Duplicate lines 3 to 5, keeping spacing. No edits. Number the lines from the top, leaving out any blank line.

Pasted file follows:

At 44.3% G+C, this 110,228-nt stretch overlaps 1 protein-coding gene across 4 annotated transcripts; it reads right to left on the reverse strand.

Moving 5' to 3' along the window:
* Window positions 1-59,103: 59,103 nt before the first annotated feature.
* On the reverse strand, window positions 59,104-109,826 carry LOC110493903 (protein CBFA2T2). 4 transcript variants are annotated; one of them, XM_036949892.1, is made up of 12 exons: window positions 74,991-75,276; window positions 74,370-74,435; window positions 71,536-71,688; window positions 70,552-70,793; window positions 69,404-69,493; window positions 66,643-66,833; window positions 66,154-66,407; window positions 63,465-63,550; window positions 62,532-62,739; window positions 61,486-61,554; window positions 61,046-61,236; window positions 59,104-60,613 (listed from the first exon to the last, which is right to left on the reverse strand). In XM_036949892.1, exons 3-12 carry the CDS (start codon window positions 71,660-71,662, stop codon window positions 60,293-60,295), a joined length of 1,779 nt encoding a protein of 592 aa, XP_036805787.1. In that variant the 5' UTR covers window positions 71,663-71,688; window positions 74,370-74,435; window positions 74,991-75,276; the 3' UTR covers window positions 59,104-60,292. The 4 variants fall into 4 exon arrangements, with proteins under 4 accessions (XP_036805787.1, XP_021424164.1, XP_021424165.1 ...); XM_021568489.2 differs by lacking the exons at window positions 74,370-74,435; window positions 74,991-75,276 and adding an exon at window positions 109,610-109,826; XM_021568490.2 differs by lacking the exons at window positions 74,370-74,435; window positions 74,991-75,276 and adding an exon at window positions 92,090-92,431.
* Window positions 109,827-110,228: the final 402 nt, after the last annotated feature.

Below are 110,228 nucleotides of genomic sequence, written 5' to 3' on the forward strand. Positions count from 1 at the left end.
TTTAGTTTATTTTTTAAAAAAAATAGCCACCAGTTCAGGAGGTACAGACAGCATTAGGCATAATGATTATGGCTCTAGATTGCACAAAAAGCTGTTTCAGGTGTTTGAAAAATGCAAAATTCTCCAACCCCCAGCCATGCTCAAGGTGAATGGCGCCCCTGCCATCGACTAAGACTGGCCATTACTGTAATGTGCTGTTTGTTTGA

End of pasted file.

* Window positions 1-59,103: 59,103 nt before the first annotated feature.
* On the reverse strand, window positions 59,104-109,826 carry LOC110493903 (protein CBFA2T2). 4 transcript variants are annotated; one of them, XM_036949892.1, is made up of 12 exons: window positions 74,991-75,276; window positions 74,370-74,435; window positions 71,536-71,688; window positions 70,552-70,793; window positions 69,404-69,493; window positions 66,643-66,833; window positions 66,154-66,407; window positions 63,465-63,550; window positions 62,532-62,739; window positions 61,486-61,554; window positions 61,046-61,236; window positions 59,104-60,613 (listed from the first exon to the last, which is right to left on the reverse strand). In XM_036949892.1, exons 3-12 carry the CDS (start codon window positions 71,660-71,662, stop codon window positions 60,293-60,295), a joined length of 1,779 nt encoding a protein of 592 aa, XP_036805787.1. In that variant the 5' UTR covers window positions 71,663-71,688; window positions 74,370-74,435; window positions 74,991-75,276; the 3' UTR covers window positions 59,104-60,292. The 4 variants fall into 4 exon arrangements, with proteins under 4 accessions (XP_036805787.1, XP_021424164.1, XP_021424165.1 ...); XM_021568489.2 differs by lacking the exons at window positions 74,370-74,435; window positions 74,991-75,276 and adding an exon at window positions 109,610-109,826; XM_021568490.2 differs by lacking the exons at window positions 74,370-74,435; window positions 74,991-75,276 and adding an exon at window positions 92,090-92,431.
* Window positions 109,827-110,228: the final 402 nt, after the last annotated feature.